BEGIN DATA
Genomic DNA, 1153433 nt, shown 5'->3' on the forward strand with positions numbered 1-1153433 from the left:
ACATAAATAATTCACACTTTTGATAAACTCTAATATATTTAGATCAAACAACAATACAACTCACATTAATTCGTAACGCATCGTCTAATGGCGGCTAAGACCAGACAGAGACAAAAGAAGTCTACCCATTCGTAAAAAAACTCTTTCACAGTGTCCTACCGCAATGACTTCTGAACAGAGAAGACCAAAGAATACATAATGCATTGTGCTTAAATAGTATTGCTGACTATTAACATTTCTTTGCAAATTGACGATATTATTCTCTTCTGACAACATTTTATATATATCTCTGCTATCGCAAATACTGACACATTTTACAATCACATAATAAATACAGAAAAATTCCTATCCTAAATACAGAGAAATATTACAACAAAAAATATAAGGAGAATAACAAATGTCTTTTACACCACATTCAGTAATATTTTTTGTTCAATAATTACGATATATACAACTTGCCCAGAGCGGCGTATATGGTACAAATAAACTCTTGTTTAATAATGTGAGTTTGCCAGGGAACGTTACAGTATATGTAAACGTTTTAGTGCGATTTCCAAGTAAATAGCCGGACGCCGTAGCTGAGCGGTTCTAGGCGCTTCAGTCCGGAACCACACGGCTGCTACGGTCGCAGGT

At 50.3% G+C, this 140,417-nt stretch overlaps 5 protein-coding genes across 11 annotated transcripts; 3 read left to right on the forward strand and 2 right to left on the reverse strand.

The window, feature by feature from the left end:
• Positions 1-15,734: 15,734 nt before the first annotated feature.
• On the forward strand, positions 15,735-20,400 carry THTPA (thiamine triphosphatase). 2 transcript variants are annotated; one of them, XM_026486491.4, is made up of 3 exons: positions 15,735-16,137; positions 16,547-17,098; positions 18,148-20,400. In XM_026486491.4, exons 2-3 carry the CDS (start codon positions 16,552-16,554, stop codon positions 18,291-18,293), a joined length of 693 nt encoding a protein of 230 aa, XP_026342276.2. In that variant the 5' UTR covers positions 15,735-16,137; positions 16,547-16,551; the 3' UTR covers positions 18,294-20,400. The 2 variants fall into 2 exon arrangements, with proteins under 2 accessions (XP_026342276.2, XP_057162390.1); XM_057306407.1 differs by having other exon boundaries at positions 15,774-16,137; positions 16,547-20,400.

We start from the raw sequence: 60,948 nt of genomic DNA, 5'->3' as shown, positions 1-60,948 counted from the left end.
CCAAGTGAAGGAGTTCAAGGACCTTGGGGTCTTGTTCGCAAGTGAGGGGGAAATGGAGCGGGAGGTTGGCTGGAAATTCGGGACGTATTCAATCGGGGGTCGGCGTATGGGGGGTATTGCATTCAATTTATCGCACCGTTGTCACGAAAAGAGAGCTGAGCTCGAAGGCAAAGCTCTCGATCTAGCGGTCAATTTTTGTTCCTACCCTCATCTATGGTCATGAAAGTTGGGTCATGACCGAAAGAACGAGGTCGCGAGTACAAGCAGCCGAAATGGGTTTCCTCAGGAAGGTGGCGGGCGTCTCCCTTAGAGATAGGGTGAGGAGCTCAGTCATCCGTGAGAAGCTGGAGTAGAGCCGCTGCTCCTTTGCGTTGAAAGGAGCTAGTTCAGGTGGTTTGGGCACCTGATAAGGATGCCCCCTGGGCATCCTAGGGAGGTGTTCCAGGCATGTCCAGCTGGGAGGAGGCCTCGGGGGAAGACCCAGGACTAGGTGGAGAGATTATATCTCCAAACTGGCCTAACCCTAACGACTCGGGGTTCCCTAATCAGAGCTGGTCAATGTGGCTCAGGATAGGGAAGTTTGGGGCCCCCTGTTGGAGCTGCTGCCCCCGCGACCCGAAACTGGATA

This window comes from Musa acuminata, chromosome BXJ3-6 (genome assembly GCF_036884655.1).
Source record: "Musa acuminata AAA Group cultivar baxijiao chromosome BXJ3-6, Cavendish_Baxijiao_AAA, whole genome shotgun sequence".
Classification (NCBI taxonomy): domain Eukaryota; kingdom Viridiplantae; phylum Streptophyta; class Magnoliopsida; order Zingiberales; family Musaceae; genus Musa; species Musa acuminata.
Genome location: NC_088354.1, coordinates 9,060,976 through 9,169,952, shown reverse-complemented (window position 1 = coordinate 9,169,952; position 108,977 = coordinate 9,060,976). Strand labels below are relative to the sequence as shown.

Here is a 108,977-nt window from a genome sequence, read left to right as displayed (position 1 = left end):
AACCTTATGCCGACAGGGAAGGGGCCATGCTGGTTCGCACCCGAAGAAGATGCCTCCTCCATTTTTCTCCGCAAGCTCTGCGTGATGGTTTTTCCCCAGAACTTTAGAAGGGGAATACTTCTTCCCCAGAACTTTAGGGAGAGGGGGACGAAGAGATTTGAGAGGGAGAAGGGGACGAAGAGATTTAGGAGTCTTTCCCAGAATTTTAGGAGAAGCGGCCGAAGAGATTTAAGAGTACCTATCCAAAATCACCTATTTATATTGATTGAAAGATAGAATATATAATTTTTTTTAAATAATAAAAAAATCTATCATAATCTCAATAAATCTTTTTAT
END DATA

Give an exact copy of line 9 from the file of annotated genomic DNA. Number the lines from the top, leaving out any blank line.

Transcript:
This window comes from Musa acuminata, chromosome BXJ3-6 (genome assembly GCF_036884655.1).